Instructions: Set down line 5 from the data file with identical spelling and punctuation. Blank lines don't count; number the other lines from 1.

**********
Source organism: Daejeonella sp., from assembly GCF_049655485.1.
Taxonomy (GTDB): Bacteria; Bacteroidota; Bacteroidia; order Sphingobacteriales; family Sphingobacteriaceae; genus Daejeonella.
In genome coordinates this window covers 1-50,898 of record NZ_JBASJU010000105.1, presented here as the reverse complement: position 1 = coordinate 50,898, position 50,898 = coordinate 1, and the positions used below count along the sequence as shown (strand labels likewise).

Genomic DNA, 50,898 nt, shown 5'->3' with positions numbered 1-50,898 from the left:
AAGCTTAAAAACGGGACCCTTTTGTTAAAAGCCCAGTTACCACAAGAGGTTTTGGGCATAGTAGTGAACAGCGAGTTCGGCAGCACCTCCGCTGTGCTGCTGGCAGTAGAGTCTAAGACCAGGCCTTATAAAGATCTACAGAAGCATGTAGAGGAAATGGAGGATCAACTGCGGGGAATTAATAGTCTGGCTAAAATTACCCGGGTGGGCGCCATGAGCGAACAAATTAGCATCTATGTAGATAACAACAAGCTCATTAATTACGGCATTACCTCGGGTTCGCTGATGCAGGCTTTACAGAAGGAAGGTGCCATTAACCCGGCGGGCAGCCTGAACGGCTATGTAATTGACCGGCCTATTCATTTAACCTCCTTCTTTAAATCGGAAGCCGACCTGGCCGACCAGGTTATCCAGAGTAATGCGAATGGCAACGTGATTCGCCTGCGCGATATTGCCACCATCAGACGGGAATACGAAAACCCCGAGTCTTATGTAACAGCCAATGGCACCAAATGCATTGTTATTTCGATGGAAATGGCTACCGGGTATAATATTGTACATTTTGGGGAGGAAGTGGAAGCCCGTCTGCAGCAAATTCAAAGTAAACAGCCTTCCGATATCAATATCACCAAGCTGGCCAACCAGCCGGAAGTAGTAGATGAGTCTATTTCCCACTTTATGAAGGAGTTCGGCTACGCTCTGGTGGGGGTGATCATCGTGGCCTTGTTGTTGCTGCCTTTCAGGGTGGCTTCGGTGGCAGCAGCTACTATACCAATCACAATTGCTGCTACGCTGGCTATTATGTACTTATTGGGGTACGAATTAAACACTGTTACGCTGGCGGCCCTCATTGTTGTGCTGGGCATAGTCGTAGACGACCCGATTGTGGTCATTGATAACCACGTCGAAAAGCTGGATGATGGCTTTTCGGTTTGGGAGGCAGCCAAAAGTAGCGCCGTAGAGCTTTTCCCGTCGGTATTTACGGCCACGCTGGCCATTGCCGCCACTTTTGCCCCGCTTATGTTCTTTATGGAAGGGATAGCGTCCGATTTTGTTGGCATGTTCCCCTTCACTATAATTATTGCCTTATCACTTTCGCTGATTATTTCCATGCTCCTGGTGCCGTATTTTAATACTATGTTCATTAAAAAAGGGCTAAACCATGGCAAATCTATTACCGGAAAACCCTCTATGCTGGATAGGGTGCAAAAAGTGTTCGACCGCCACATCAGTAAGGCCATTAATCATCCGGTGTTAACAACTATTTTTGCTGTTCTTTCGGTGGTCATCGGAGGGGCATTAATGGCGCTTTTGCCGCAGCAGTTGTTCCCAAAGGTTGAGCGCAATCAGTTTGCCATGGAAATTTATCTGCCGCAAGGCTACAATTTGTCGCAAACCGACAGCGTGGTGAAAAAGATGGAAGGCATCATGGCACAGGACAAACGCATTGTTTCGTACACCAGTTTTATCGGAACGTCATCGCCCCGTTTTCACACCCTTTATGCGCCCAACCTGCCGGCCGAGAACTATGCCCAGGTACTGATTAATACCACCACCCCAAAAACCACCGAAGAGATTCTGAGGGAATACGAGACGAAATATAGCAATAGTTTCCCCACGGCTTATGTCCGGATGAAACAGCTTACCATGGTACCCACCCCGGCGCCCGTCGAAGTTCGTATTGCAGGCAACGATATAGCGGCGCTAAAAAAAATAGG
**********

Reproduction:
AAGCTTAAAAACGGGACCCTTTTGTTAAAAGCCCAGTTACCACAAGAGGTTTTGGGCATAGTAGTGAACAGCGAGTTCGGCAGCACCTCCGCTGTGCTGCTGGCAGTAGAGTCTAAGACCAGGCCTTATAAAGATCTACAGAAGCATGTAGAGGAAATGGAGGATCAACTGCGGGGAATTAATAGTCTGGCTAAAATTACCCGGGTGGGCGCCATGAGCGAACAAATTAGCATCTATGTAGATAACAACAAGCTCATTAATTACGGCATTACCTCGGGTTCGCTGATGCAGGCTTTACAGAAGGAAGGTGCCATTAACCCGGCGGGCAGCCTGAACGGCTATGTAATTGACCGGCCTATTCATTTAACCTCCTTCTTTAAATCGGAAGCCGACCTGGCCGACCAGGTTATCCAGAGTAATGCGAATGGCAACGTGATTCGCCTGCGCGATATTGCCACCATCAGACGGGAATACGAAAACCCCGAGTCTTATGTAACAGCCAATGGCACCAAATGCATTGTTATTTCGATGGAAATGGCTACCGGGTATAATATTGTACATTTTGGGGAGGAAGTGGAAGCCCGTCTGCAGCAAATTCAAAGTAAACAGCCTTCCGATATCAATATCACCAAGCTGGCCAACCAGCCGGAAGTAGTAGATGAGTCTATTTCCCACTTTATGAAGGAGTTCGGCTACGCTCTGGTGGGGGTGATCATCGTGGCCTTGTTGTTGCTGCCTTTCAGGGTGGCTTCGGTGGCAGCAGCTACTATACCAATCACAATTGCTGCTACGCTGGCTATTATGTACTTATTGGGGTACGAATTAAACACTGTTACGCTGGCGGCCCTCATTGTTGTGCTGGGCATAGTCGTAGACGACCCGATTGTGGTCATTGATAACCACGTCGAAAAGCTGGATGATGGCTTTTCGGTTTGGGAGGCAGCCAAAAGTAGCGCCGTAGAGCTTTTCCCGTCGGTATTTACGGCCACGCTGGCCATTGCCGCCACTTTTGCCCCGCTTATGTTCTTTATGGAAGGGATAGCGTCCGATTTTGTTGGCATGTTCCCCTTCACTATAATTATTGCCTTATCACTTTCGCTGATTATTTCCATGCTCCTGGTGCCGTATTTTAATACTATGTTCATTAAAAAAGGGCTAAACCATGGCAAATCTATTACCGGAAAACCCTCTATGCTGGATAGGGTGCAAAAAGTGTTCGACCGCCACATCAGTAAGGCCATTAATCATCCGGTGTTAACAACTATTTTTGCTGTTCTTTCGGTGGTCATCGGAGGGGCATTAATGGCGCTTTTGCCGCAGCAGTTGTTCCCAAAGGTTGAGCGCAATCAGTTTGCCATGGAAATTTATCTGCCGCAAGGCTACAATTTGTCGCAAACCGACAGCGTGGTGAAAAAGATGGAAGGCATCATGGCACAGGACAAACGCATTGTTTCGTACACCAGTTTTATCGGAACGTCATCGCCCCGTTTTCACACCCTTTATGCGCCCAACCTGCCGGCCGAGAACTATGCCCAGGTACTGATTAATACCACCACCCCAAAAACCACCGAAGAGATTCTGAGGGAATACGAGACGAAATATAGCAATAGTTTCCCCACGGCTTATGTCCGGATGAAACAGCTTACCATGGTACCCACCCCGGCGCCCGTCGAAGTTCGTATTGCAGGCAACGATATAGCGGCGCTAAAAAAAATAGG